Tony Cornell looks at the benefits and downsides of brokers growing by acquisition....
Most brokers in the UK are buyers or sellers, as the economics of broking and the consolidation of insurers force them to consider their strategies for the future. Size is becoming increasingly important for brokers to survive and prosper.
The critical mass for brokers is now probably £1m commission income or about £5m to £6m of premiums under their control. The rationale for this is:
Organic growth is becoming more difficult in a stable economy with low inflation. From 10% to 15% organic growth is probably at the top end for most established brokers, and in these cases achieving a critical mass will take too long. In many cases, acquisition is the only solution.
70% of brokers will go in the next ten years
In the future there will be no shortage of companies wishing to sell. There are some 7,000 brokers in the UK who have commission income under £150,000. A recent survey suggested some 50% of these will need to exit the market in the next five years and 70% in the next ten. This is purely because of the age of the principal and lack of successors. Others may have to go because of the impact of GISC, and market and financial pressures.
The price for the winners is some £3bn of premium income and an extra £450m in commission. The downside is that capital approaching a similar amount is required in an industry, which has few fixed assets and is not on the banks favoured list for acquisition finance. At least GISC has taken a more pragmatic view of solvency margins than IBRC and included goodwill as an asset.
The profit and loss accounts and balance sheet of a broker who is acquisitive, takes a real hammering, as goodwill has to be written off against profits over five to seven years, and the interest and capital on loans have to be paid off. Borrowings become high and are charged against an intangible asset which is discounted by banks and credit rating agencies. However, with careful selection and planning, the enhanced profit from an acquisition can easily fund all the costs.
The most profitable acquisitions are bolt-on ones, where the business can be easily absorbed into an existing structure. Costs can be reduced dramatically by savings in staff and fixed costs, and earnings enhanced by using the additional volume to negotiate better deals with insurers.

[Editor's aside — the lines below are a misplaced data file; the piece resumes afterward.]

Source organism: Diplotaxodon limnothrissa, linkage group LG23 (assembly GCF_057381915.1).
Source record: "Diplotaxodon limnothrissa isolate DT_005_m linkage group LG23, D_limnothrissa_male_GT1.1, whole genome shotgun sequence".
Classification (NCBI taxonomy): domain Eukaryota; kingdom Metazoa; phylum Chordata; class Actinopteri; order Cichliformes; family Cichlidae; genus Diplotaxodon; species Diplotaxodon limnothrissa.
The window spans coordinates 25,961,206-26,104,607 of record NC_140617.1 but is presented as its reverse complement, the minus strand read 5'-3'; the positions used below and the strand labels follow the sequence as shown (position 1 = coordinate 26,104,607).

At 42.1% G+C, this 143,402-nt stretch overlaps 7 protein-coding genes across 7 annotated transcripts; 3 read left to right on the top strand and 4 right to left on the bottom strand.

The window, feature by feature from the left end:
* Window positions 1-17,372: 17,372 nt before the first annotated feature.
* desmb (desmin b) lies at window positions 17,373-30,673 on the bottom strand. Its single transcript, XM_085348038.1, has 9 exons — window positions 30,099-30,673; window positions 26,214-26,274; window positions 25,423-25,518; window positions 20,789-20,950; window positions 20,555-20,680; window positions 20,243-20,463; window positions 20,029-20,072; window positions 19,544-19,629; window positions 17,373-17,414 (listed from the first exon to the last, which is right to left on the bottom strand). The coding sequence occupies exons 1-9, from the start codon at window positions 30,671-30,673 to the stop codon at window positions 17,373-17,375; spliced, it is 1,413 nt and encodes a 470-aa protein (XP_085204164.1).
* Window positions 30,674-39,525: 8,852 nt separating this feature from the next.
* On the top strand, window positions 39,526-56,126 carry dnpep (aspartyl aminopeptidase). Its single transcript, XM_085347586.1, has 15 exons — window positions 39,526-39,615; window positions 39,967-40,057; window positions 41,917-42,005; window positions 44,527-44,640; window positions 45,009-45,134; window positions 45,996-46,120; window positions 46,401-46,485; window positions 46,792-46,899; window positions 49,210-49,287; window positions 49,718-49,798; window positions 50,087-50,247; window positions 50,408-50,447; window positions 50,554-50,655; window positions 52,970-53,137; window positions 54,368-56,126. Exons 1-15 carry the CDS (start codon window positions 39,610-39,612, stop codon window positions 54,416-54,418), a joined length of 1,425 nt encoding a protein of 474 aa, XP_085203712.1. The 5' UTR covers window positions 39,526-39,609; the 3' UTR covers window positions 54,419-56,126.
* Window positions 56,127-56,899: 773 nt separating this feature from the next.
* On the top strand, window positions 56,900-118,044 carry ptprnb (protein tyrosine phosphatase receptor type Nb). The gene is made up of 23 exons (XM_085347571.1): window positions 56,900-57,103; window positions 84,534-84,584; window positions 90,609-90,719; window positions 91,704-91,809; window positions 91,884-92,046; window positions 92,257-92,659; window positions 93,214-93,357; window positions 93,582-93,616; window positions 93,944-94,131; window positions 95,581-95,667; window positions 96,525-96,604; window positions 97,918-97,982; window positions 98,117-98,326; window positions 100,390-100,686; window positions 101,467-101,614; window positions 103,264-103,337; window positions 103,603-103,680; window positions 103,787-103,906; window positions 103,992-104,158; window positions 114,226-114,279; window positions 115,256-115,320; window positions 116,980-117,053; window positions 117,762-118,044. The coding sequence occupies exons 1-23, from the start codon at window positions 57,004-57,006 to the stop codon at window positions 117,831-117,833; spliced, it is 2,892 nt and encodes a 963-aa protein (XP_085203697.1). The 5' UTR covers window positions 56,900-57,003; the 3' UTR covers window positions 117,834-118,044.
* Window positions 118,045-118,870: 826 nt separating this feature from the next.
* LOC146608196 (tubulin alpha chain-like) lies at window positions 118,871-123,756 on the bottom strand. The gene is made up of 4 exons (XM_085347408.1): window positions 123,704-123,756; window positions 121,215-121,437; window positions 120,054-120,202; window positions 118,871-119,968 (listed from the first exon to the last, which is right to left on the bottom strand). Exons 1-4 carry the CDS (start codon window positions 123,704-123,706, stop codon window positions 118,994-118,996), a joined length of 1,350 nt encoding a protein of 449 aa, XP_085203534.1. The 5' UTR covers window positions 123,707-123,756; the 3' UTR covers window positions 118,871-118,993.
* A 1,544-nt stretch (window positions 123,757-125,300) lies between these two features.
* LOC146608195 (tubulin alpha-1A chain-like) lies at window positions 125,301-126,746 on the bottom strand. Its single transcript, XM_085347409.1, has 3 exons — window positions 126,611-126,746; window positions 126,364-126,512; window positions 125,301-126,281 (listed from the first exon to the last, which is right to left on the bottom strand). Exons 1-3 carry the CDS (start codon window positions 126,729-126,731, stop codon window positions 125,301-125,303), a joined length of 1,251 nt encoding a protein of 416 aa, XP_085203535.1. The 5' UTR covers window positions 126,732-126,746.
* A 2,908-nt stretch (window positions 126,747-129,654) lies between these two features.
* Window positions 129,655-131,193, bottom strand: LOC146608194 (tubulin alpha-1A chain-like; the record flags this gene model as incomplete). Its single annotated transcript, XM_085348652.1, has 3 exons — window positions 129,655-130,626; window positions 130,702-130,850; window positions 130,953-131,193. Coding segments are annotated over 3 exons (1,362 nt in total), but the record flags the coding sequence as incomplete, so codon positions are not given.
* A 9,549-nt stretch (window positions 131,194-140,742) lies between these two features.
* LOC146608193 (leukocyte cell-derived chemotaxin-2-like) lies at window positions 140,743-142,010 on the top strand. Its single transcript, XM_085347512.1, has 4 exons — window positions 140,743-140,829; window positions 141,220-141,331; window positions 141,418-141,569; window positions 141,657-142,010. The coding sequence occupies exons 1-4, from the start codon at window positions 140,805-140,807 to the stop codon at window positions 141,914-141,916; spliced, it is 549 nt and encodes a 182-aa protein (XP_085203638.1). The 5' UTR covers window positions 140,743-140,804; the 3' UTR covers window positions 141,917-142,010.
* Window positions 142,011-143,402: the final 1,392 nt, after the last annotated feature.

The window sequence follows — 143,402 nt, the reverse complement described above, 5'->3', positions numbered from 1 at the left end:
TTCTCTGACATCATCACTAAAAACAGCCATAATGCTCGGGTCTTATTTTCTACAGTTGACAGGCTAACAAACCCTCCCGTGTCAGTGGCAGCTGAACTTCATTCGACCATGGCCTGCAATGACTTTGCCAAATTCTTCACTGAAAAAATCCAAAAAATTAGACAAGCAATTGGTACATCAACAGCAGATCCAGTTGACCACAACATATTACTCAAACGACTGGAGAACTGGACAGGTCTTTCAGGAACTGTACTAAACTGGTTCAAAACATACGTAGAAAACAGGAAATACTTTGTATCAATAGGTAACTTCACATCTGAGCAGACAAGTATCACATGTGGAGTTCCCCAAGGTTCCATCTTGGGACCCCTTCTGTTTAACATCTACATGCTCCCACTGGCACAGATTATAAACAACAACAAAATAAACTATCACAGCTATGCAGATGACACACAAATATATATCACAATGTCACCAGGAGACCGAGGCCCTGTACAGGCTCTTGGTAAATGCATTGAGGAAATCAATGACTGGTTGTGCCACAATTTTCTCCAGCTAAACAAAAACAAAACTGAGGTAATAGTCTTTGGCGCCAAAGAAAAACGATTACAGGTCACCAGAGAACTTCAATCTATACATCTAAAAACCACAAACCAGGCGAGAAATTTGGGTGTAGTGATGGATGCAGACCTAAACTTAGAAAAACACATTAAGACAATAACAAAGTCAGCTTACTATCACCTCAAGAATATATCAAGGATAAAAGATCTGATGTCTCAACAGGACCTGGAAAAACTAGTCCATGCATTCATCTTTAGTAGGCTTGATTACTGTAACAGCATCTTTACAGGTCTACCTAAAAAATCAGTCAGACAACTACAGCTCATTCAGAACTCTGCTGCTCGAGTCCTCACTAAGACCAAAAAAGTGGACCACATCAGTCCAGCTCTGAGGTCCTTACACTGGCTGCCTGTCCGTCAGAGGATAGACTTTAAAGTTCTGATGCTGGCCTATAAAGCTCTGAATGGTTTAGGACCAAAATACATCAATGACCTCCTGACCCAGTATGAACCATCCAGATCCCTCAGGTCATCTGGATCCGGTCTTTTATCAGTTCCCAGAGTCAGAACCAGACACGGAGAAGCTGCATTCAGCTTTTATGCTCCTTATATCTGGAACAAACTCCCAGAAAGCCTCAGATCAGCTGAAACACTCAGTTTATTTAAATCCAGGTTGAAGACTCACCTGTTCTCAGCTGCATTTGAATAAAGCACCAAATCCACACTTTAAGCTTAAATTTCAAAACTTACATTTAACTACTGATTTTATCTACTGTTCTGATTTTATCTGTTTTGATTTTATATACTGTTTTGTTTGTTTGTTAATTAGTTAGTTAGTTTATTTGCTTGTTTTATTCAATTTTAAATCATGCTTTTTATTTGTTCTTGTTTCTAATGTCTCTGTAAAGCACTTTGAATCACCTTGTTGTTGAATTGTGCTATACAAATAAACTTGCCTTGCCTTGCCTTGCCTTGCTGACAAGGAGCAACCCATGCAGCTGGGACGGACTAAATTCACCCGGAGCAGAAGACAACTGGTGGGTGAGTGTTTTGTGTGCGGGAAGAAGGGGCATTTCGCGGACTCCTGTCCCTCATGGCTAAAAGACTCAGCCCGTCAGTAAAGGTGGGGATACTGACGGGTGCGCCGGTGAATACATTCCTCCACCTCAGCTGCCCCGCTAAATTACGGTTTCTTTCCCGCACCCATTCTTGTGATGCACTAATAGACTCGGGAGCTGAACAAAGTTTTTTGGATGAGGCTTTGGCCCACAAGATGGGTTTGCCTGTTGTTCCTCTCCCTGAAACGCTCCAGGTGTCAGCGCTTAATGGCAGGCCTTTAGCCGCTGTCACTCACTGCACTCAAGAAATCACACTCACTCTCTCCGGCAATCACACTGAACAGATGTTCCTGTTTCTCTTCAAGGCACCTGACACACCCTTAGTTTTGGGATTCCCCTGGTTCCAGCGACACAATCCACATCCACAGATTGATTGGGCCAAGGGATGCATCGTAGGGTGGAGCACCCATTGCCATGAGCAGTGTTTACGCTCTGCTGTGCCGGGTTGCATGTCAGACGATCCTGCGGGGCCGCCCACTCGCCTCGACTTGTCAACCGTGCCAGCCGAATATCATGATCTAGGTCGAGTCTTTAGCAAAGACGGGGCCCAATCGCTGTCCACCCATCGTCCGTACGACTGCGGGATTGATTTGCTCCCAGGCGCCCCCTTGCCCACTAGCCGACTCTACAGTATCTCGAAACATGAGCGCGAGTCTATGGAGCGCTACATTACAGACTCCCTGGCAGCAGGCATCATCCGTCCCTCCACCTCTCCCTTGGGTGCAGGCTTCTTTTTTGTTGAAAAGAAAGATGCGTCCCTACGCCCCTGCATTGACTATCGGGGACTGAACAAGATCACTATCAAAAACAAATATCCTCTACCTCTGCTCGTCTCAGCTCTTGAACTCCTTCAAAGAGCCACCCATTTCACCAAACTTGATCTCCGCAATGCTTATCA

Remote acquisitions, where offices and staff remain in place are more difficult. Savings are harder to achieve and management resources to manage the integration are high. It is often difficult to impose a culture on an office some way away. It is also important to assess the impact on customers if the new business methods are different.
Other issues to consider include:
A lot of work needs to be done before acquisition day. A template needs to be put into place, new deals negotiated and the financials measured regularly.
Sometimes brokers only buy the customers of a business and not the business itself. This presents problems under the Data Protection Act and there may be a residual liability to employees under TUPE.
Unless it is a small additional business, it is likely that an acquisition will affect companies' organic growth plans in the following 12 months. This needs to be recognised in any planning process.
A successful broker needs to make sure that his book of business is profitable for underwriters. A poor block of business may affect brokers' reputations and will certainly hit profit share arrangements.
Finance needs to be put into place to make the acquisition and this can be obtained from banks, insurers or third parties. Each has their own merit, the broker does need to understand the impact on this finance on the business.
Pre- and post-acquisitions need to be drawn up, together with cashflow forecasts and the effect on the balance sheet measured. A full integration plan with regular monitoring helps to ensure the identified benefits are realised.
It is important to keep all stakeholders informed. The most important of these are staff, who will feel threatened by any acquisition. Other stakeholders will include banks, major insurer partners and important customers.
Don't merge. Buying is fun but merging is hell (so speaks an ex-CU man). The consolidation of brokers is the biggest single market issue over the next few years. To some, it means a guaranteed and successful future in business, to others a secure and happy retirement and to a few a lot of heartache and worries. Buying and selling is a big decision for everyone and careful planning is vital if it is to be a success for all parties.